Aristotelian logic, or the traditional study of deduction, deals with four so-called categorical (or subject-predicate) propositions, which can be defined by:

⇔ all is (universal affirmative or A proposition),

⇔ some is (particular affirmative or I proposition),

⇔ no is (universal negative or E proposition),

⇔ some is not (particular negative or O proposition).

is called a subject (or minor) term and is called a predicate (or major) term of the proposition. We could think of and as one-place nonempty predicates or sets.

A diagram showing the relations among categorical propositions is known as the traditional square of opposition [2, p. 217]. Two propositions are contradictories if one is the negation of the other. Propositions A and O, and propositions I and E are contradictories. Two propositions are contraries if they cannot both be true. Two propositions are subcontraries if they cannot both be false. Proposition A is called superaltern, I is called subaltern, and the corresponding relation is called subalternation. The same definitions are applied to E and O [2, pp. 214–217]. Under the assumption that class is not empty, propositions A and E are contraries, propositions I and O are subcontraries, and superaltern implies subaltern.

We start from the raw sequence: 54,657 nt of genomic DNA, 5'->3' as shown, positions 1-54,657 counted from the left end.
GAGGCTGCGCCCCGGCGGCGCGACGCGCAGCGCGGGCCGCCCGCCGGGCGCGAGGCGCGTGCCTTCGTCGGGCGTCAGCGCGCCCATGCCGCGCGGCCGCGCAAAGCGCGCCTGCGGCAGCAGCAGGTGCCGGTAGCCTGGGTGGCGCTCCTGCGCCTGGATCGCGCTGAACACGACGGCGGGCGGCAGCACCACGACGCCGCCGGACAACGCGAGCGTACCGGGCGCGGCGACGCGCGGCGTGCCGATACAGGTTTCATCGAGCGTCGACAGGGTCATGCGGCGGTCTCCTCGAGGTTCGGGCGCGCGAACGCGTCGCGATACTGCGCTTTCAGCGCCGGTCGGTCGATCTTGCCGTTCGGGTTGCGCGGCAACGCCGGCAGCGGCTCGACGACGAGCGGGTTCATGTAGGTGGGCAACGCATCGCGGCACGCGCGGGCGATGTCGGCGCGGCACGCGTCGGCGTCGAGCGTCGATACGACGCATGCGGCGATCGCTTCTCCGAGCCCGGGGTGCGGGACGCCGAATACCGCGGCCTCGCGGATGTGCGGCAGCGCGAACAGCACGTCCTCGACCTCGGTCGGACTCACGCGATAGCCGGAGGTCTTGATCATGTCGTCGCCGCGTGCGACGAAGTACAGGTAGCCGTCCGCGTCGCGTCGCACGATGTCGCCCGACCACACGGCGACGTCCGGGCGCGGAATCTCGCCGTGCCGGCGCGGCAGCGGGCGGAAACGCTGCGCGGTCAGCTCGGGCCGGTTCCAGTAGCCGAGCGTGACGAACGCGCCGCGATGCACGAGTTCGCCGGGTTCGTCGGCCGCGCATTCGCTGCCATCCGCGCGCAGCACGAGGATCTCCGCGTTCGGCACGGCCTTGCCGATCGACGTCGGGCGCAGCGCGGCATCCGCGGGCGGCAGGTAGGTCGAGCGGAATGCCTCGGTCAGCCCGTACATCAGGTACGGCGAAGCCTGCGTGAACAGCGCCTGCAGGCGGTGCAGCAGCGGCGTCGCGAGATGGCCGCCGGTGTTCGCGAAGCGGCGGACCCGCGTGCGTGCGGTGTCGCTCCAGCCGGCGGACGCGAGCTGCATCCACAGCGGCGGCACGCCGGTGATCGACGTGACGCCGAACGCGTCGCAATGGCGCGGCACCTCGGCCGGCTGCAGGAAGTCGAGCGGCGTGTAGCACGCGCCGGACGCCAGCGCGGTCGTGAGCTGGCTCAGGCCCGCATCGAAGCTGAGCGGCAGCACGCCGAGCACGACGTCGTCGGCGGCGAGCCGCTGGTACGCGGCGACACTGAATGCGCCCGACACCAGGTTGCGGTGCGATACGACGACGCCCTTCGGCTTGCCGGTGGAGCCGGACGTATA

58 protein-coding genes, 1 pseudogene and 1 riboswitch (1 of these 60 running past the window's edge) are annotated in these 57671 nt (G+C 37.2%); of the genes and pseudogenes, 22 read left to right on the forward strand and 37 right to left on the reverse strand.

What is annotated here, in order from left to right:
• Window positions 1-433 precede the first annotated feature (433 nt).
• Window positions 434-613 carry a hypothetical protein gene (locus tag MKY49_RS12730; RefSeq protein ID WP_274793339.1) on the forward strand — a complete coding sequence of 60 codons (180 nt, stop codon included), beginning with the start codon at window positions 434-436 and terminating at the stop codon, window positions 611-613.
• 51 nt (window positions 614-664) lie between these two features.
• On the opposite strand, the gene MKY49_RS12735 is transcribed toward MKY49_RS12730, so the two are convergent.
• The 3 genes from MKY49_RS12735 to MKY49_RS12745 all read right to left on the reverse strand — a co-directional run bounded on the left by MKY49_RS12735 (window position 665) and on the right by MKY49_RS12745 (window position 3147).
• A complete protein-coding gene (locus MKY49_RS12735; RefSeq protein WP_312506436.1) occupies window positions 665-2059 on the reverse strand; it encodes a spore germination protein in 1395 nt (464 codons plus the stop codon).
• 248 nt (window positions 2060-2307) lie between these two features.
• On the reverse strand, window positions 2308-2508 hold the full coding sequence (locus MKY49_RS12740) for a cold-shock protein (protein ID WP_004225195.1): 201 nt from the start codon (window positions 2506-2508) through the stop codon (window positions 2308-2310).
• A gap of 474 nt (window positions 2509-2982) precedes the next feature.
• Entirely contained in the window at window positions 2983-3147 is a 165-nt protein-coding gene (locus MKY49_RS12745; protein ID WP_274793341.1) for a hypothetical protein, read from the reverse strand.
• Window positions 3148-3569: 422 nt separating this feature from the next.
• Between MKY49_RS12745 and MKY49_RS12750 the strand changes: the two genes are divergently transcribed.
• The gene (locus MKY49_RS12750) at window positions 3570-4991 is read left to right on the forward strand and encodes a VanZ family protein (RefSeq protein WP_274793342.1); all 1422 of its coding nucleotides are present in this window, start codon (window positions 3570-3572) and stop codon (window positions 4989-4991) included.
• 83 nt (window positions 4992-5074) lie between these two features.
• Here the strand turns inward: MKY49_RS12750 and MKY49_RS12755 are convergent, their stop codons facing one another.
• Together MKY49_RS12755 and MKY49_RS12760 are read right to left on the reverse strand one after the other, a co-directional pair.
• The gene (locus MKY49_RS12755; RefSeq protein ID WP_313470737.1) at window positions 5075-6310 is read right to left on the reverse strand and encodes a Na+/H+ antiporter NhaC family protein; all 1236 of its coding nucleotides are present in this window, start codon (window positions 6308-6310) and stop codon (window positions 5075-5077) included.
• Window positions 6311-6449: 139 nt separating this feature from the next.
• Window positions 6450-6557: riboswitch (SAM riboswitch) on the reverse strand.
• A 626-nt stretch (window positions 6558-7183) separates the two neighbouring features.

References

[1] L. Carroll, Symbolic Logic and The Game of Logic, New York: Dover Publications, 1958.

[2] I. M. Copi and C. Cohen, Introduction to Logic, 9th ed., New York: Macmillan Publications, 1994 pp. 214–218.

[3] J. M. Bocheński, A History of Formal Logic, 2nd ed. (I. Thoma, trans. and ed.), New York: Chelsea Publishing Company, 1970 p. 235.